Reporters may hate it, but a Trump White House is good for their bosses
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The election of Donald TrumpDonald John TrumpLincoln Project ad dubs Jared Kushner the 'Secretary of Failure' Pence: Chief Justice Roberts 'has been a disappointment to conservatives' Twitter bans Trump campaign until it deletes tweet with COVID-19 misinformation MORE may be a nightmare for most of the media who rooted against him during the campaign, but for executives far up the organizational chart tasked with maximizing profit, his victory is a victory for basically every outlet in the business in money is the ultimate measure.

What's that you say? Media bias is a myth only held by some on the right?


You might want to check out the most telling media perception poll of the 2016 campaign: The one by USA Today that asked 1000 likely voters, "Who do you think the media is rooting for, Hillary Clinton or Donald Trump?"

Answer: Clinton. By a 10-to-1 margin including a majority of Clinton supporters who could see the historic media pile-on from a mile away.

A Hillary ClintonHillary Diane Rodham ClintonPence: Chief Justice Roberts 'has been a disappointment to conservatives' Top federal official says more details coming on foreign election interference The Hill's Campaign Report: COVID-19 puts conventions in flux  MORE victory would have warmed the hearts of the (just an educated guess) 90 percent of the press cheering her on and backing up that sentiment in their work and words, sure. But her presidency would have been very much like her candidacy: One shrouded in secrecy shunning those covering her in the process. Precedent for such an opinion: Her campaign media strategy.

Clinton once went 287 days without holding a press conference. Context: Math says one could walk across our newest ally, Mother Russia, in that amount of time with 37 days to spare. For you NFL/Fantasy football fans like me, one could play not one, but two NFL seasons in that time.  A full-term pregnancy happens in a shorter period of time.

You get the idea ... Clinton was risk-averse. Homogenized. Prepared and packaged. Taking a bold or unconventional stance on anything usually doesn't test with the focus group folks well.

From a media perspective, this means — outside of controversies about her damn emails and the Clinton Foundation — a Hillary presidency would be the very definition of boring, of predictable.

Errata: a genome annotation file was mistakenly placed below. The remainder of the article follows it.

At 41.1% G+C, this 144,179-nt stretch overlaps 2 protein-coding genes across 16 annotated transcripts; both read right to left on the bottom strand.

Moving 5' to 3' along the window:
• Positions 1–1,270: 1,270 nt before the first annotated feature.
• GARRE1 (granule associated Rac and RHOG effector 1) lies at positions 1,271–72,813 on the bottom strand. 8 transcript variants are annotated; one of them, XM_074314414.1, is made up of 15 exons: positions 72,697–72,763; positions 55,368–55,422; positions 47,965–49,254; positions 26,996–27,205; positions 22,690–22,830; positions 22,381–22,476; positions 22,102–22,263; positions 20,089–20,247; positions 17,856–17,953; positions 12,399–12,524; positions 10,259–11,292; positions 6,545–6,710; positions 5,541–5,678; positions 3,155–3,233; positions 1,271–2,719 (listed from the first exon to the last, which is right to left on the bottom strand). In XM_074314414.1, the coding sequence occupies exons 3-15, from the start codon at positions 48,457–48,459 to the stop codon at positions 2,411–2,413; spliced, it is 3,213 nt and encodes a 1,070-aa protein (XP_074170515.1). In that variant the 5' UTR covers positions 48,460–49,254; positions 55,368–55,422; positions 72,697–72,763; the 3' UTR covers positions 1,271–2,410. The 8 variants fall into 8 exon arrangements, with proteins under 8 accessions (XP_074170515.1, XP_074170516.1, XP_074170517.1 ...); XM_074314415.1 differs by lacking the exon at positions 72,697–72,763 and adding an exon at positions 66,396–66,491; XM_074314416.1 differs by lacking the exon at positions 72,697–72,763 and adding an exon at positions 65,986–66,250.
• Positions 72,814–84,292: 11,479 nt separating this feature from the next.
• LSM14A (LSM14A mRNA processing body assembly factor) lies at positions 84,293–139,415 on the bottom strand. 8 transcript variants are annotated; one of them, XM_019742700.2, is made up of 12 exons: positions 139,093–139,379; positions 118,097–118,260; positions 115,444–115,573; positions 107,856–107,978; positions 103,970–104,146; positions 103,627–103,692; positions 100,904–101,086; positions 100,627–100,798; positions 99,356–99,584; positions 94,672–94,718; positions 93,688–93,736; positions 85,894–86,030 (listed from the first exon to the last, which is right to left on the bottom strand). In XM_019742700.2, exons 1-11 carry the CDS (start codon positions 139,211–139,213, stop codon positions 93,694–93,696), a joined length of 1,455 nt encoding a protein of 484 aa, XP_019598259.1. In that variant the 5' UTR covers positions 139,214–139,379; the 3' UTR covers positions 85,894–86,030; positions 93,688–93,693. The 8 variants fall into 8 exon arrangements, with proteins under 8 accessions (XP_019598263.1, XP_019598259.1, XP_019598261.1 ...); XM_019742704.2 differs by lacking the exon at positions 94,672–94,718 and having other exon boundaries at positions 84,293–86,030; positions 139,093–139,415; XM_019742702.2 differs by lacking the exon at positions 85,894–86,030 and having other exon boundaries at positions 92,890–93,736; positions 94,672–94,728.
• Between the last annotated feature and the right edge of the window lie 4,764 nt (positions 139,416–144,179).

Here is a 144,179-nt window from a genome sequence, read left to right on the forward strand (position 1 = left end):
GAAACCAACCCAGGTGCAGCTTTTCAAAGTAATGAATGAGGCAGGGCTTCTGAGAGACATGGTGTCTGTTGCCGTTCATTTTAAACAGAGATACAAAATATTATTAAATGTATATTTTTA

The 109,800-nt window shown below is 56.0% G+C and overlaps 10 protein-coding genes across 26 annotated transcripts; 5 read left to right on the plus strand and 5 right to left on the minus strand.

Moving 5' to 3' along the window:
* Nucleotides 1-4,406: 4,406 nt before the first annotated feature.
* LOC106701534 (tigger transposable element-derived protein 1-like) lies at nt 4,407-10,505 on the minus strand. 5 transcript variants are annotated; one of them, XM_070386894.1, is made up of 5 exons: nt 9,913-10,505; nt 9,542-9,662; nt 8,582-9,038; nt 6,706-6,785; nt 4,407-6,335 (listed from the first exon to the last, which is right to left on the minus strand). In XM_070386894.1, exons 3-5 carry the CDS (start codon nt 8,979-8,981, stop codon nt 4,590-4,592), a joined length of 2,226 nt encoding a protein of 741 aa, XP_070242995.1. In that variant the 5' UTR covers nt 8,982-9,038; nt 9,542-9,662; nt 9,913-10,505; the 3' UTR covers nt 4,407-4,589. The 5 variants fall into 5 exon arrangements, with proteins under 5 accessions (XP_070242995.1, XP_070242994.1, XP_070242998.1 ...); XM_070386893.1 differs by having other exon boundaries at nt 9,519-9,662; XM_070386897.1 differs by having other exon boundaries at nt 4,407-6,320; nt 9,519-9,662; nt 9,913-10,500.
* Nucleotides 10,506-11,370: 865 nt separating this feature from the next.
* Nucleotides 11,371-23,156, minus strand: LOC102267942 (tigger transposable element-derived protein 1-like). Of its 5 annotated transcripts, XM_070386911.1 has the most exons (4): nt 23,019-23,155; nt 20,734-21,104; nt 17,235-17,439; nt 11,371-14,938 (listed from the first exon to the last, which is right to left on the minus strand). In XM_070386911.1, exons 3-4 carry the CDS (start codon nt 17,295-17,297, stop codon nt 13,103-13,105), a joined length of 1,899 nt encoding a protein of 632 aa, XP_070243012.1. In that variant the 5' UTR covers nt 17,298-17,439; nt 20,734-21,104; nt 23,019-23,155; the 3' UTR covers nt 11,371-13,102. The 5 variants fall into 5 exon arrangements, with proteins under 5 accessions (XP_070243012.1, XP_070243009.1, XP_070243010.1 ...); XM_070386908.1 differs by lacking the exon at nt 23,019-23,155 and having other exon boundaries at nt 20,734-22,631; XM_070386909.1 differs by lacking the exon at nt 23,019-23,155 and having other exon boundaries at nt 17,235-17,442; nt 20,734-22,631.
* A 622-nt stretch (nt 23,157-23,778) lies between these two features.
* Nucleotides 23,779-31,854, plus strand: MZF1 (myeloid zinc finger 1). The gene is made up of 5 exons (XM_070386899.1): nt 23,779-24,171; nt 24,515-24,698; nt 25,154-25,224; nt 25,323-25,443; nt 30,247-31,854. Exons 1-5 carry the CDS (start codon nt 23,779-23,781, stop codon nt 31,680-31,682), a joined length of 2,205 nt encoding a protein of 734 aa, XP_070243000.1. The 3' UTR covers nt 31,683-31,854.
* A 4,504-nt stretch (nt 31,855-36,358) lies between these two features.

And boring ain't good for ratings or clicks. The right would still attack her, of course. But that's a 25-year-old narrative. Wikileaks told us everything else about her inner circle. With the genie already out of the bottle on the characters in the Clinton Administration and the cake already baked in terms of perception, viewers and readers would have found other ways to infotain themselves outside of political theatre.

With Trump, we get very much the opposite, even in a week since his acceptance speech where he has barely spoken publicly.

On the cable news front, one would think they were looking at numbers leading up to the most highly-anticipated election of our lifetime, and not with it in the rearview mirror.

Fox News and CNN finished first and second, respectively, in all of cable news in total viewers last week, beating juggernaut ESPN. MSNBC finished fifth in all of cable, its best ranking ever.

The New York Times may have disgraced itself to the point its publisher, Arthur Sulzberger, had to send a pseudo-apology to readers assuring them they will really try to cover Trump fairly for now on. The paper has done quite the opposite as noted here, of course, but Trump trumps all when it comes to viewer and reader interest.

As a result, the Times and the Wall Street Journal — which just recently downsized due to a plunge in print advertising — are reportedly seeing sizable increases in post-Election subscriptions.

The Huffington Post, which once relegated Trump to its entertainment section for months and gave the candidate a 2 percent chance of winning in its not-compromised-or-anything "election forecast" on the morning on November 8, reports that the New Yorker registered 10,000 new subscriptions in just three days since the election, a new record for 91-year-old publications. 

Even Saturday Night Live saw its best rating of the year in its first post-election program. Irony: it was the highest-rated SNL since November 7, 2015. Guest host that evening: Donald Trump.

November 8th: Trump wins. Hillary loses. Media wins despite though the candidate they loathe defying all the negative coverage that redefines the definition of a pile-on.

And in the end, a rising Trump lifts all boats in the press pool, which despite needing shock treatment and plenty of chlorine to get the stench off its patently poor ethical perception, will continue to bring in the dough with a Republican in office to attack for the next 515 weeks.

And to those sitting in corner offices well above the newsrooms, anchor chairs and editorial boardrooms, money and profit trumps integrity and objectivity every time.

Concha is a media reporter for The Hill
The views of Contributors are their own and are not the views of The Hill